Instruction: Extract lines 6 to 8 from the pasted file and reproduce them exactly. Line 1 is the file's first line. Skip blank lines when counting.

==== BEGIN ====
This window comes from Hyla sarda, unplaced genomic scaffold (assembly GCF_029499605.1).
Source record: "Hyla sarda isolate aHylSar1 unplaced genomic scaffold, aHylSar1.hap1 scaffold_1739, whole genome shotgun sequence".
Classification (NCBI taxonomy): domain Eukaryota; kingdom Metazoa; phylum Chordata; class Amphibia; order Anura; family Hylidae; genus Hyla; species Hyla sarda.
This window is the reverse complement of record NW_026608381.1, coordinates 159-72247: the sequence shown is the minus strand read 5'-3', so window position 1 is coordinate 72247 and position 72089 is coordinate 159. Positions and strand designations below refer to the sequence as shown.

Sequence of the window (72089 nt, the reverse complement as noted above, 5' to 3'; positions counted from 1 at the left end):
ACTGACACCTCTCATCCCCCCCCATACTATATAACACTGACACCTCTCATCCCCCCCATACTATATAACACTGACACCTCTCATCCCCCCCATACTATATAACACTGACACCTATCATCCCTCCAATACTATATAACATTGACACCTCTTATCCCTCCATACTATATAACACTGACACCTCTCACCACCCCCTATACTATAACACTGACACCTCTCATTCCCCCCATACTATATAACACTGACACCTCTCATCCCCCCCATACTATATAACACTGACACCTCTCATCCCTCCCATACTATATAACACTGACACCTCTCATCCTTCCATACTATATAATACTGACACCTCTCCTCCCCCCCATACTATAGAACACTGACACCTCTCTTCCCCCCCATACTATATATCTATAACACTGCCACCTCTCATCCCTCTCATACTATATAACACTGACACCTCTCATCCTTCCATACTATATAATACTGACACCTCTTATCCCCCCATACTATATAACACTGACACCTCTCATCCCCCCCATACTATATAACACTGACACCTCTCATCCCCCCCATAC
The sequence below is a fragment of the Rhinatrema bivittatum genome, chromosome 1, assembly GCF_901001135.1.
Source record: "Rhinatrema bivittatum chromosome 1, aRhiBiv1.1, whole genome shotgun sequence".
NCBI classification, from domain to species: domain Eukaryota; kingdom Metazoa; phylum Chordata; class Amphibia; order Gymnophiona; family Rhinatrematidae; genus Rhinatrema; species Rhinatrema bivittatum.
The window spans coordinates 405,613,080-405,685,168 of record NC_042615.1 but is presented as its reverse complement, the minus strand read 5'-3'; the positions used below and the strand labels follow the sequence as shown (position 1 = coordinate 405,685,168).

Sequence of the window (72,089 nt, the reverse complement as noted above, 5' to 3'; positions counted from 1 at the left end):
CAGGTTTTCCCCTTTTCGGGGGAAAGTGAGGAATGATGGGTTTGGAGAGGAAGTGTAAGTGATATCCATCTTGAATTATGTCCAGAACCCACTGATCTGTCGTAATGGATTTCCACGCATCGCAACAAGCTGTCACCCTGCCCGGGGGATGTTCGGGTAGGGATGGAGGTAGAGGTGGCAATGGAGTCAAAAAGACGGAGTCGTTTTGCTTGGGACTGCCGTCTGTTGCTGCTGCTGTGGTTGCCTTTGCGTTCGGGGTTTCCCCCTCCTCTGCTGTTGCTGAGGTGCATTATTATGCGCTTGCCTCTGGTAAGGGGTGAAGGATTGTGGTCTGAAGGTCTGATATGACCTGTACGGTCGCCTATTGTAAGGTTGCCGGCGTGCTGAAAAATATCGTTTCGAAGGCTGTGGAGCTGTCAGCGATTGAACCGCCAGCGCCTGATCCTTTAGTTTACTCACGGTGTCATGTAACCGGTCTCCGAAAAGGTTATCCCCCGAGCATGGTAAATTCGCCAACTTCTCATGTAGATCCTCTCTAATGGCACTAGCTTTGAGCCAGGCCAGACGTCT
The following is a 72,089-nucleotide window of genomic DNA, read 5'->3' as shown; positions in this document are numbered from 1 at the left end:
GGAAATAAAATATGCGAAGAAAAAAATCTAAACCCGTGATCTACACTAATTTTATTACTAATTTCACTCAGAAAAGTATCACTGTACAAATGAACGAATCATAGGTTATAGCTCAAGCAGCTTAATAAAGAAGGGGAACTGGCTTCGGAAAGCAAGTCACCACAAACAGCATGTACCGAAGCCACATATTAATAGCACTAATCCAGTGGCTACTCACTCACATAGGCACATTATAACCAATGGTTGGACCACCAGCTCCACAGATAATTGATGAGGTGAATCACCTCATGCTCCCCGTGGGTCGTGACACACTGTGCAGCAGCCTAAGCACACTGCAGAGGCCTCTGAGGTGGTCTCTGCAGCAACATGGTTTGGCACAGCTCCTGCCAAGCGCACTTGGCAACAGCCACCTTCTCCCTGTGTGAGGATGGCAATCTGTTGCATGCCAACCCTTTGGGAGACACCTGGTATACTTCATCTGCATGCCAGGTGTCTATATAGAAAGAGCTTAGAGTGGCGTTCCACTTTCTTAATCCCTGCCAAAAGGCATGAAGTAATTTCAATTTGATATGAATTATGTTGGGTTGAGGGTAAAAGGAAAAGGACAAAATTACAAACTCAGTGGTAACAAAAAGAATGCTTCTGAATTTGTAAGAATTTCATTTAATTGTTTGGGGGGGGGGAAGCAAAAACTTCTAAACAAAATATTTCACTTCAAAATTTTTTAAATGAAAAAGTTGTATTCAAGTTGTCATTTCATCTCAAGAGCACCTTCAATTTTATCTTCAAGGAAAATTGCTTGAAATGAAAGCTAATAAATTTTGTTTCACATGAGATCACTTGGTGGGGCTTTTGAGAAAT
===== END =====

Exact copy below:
ACTGACACCTCTCATCCCCCCCCATACTATATAACACTGACACCTCTCATCCCCCCCATACTATATAACACTGACACCTCTCATCCCCCCCATACTATATAACACTGACACCTATCATCCCTCCAATACTATATAACATTGACACCTCTTATCCCTCCATACTATATAACACTGACACCTCTCACCACCCCCTATACTATAACACTGACACCTCTCATTCCCCCCATACTATATAACACTGACACCTCTCATCCCCCCCATACTATATAACACTGACACCTCTCATCCCTCCCATACTATATAACACTGACACCTCTCATCCTTCCATACTATATAATACTGACACCTCTCCTCCCCCCCATACTATAGAACACTGACACCTCTCTTCCCCCCCATACTATATATCTATAACACTGCCACCTCTCATCCCTCTCATACTATATAACACTGACACCTCTCATCCTTCCATACTATATAATACTGACACCTCTTATCCCCCCATACTATATAACACTGACACCTCTCATCCCCCCCATACTATATAACACTGACACCTCTCATCCCCCCCATAC
The sequence below is a fragment of the Rhinatrema bivittatum genome, chromosome 1, assembly GCF_901001135.1.
Source record: "Rhinatrema bivittatum chromosome 1, aRhiBiv1.1, whole genome shotgun sequence".